Oral Tradition

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How does oral literature affect written literature?

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All literature can be traced to oral tradition, a term that refers to storytelling that was passed down verbally from one generation to the next. Legends, fairy tales, folk tales, and even epics stem from oral tradition.

Before literacy was widespread, a few educated writers decided to write down versions of oral stories within their culture. These include lengthy works like Beowulf or shorter ones like Grimm’s European fairy tales. In these cases, oral tradition inspired print literature.

In modern-day society, oral tradition still impacts the written word. Storytelling is integral to community and culture building, and people often form a connection with stories before ever learning to read or write. As a result, most authors draw inspiration from the craft of oral storytelling, in such diverse forms as a rumor or a childhood bedtime story.

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Written literature is often based on oral stories.  Before humans developed writing, we passed down stories in the form of oral literature.  With the invention of writing, people began to record these stories.  In these stories they passed down their culture, traditions, values, and histories.  Many early stories were part of religion.  For example, myths and legends were passed down this way, including the creation myths of different cultures.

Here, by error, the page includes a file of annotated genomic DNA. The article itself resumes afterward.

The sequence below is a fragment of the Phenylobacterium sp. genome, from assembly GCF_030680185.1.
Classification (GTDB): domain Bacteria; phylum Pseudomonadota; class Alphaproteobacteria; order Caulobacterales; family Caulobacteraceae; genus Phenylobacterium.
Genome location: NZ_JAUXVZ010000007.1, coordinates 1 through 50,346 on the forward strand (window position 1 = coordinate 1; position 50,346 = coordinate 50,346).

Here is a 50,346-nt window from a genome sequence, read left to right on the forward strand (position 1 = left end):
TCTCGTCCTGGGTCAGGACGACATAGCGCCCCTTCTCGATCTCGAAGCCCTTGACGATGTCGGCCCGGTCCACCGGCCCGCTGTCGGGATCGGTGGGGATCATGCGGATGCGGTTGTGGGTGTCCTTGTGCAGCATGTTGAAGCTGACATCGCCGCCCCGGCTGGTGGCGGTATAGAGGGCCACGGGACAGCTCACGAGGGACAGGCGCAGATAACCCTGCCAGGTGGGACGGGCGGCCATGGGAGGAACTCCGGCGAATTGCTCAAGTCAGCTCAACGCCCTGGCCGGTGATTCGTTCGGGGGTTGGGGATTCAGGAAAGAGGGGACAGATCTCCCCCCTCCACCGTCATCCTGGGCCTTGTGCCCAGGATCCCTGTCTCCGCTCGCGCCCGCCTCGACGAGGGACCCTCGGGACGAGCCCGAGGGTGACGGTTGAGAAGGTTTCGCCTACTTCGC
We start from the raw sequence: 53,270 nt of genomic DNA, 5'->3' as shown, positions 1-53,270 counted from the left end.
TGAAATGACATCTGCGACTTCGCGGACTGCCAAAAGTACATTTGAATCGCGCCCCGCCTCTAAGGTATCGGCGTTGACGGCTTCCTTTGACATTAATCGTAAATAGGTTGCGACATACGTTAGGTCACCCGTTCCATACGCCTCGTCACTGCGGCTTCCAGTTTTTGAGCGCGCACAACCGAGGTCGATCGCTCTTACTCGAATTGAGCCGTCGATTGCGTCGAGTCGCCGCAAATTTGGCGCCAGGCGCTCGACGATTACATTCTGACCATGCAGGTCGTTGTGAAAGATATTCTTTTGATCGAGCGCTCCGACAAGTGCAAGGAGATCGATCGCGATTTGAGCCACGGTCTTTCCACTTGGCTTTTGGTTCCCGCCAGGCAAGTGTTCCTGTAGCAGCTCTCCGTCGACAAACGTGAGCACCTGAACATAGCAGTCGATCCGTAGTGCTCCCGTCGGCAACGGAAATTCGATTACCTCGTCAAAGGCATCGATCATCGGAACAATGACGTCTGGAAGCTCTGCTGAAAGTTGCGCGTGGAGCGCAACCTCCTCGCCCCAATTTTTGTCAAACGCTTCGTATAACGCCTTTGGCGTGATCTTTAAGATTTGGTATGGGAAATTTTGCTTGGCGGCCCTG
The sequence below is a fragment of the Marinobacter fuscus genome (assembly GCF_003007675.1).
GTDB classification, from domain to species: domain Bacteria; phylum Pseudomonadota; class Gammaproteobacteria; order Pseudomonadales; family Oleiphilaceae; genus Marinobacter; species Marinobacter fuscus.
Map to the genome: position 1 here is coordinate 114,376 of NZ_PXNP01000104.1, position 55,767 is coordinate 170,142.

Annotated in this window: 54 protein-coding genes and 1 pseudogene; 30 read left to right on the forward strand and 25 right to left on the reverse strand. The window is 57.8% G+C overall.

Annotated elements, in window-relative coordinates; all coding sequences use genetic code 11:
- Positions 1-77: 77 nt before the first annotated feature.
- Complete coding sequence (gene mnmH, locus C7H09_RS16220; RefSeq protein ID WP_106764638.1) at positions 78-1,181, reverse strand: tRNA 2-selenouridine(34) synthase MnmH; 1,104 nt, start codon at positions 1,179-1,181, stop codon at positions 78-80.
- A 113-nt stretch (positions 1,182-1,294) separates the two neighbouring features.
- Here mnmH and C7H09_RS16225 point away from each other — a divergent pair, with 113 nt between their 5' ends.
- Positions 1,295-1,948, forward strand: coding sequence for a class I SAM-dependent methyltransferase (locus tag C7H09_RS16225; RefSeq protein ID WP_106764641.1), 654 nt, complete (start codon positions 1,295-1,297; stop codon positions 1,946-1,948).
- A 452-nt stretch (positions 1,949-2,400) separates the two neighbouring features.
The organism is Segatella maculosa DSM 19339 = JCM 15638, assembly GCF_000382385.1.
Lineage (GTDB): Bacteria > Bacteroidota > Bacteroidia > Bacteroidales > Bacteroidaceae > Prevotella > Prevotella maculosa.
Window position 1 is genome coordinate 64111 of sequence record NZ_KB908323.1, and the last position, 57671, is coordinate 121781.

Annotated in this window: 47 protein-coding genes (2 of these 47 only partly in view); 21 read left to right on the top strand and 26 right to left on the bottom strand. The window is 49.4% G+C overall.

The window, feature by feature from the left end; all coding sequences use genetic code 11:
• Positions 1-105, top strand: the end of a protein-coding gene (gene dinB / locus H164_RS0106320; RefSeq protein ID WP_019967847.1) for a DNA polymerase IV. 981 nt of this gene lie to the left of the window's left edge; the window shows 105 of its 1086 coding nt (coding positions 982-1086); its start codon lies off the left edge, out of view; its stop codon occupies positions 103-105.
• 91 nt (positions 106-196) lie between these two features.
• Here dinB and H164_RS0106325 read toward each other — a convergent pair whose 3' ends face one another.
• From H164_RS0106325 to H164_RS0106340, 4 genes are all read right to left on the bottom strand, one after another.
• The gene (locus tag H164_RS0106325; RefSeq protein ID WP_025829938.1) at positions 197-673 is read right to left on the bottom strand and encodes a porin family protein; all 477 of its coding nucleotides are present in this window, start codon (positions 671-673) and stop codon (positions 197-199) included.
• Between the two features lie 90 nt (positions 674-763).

Storytelling is still very important.  Many of our modern stories can trace some of their influences to ancient stories, but oral storytelling still continues today.  Whenever you describe something funny that happened to you, you are telling an oral story.  If you write it down later, or turn it into a book, you have completed the cycle of oral literature becoming written literature.

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